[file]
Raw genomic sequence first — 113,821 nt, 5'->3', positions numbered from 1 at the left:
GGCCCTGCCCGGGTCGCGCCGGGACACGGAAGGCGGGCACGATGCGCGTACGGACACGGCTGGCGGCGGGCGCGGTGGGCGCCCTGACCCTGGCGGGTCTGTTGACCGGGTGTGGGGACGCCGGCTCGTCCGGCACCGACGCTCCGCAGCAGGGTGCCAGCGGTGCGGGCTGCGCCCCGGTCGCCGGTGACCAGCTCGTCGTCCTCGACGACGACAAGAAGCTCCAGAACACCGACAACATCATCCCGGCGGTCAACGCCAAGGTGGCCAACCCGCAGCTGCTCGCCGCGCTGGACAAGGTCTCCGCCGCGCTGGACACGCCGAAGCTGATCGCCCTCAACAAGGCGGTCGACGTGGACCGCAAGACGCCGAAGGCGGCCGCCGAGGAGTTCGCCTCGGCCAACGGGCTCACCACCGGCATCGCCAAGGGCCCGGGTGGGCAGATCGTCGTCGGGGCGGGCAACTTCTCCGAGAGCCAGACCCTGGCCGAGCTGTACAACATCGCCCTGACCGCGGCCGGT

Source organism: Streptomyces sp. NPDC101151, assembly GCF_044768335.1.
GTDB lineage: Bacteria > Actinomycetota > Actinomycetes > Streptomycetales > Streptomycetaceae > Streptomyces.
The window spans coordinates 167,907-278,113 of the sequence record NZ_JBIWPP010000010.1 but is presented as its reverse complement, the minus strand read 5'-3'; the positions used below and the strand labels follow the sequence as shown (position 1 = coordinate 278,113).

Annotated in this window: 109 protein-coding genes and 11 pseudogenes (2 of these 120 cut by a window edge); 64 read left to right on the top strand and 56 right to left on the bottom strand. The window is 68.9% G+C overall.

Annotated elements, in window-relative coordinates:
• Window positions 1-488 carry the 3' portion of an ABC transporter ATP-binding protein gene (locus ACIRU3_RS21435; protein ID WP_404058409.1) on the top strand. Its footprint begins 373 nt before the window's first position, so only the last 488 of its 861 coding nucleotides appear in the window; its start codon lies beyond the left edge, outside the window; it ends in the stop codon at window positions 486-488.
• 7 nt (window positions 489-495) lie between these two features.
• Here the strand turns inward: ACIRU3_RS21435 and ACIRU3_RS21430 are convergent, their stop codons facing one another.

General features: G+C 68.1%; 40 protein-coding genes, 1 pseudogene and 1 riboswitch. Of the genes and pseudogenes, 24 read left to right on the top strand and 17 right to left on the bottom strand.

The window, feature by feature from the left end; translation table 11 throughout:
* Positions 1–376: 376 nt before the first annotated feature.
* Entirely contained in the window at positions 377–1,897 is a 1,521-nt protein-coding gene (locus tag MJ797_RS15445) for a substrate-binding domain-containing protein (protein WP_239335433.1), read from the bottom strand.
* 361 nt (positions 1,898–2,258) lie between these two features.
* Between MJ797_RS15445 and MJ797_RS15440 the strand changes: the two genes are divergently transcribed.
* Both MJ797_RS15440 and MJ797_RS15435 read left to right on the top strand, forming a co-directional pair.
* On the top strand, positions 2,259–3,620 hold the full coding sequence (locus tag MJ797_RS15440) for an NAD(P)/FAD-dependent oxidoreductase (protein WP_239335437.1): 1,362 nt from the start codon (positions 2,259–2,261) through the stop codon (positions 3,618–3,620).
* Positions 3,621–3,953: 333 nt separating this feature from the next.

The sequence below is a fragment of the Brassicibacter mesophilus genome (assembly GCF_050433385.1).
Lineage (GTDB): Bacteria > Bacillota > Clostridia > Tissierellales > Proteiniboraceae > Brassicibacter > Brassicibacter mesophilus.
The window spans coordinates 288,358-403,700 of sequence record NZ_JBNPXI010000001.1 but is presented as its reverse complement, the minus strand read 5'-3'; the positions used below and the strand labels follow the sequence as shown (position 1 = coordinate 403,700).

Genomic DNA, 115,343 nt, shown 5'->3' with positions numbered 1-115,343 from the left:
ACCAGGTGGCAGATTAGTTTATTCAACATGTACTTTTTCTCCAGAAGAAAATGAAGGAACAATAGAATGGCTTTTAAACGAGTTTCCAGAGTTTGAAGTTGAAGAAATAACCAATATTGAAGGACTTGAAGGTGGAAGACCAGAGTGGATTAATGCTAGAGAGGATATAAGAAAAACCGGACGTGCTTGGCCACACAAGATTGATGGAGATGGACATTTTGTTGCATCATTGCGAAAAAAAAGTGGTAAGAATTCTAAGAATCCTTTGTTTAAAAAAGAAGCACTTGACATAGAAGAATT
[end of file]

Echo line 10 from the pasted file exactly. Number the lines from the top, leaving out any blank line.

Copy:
• Here the strand turns inward: ACIRU3_RS21435 and ACIRU3_RS21430 are convergent, their stop codons facing one another.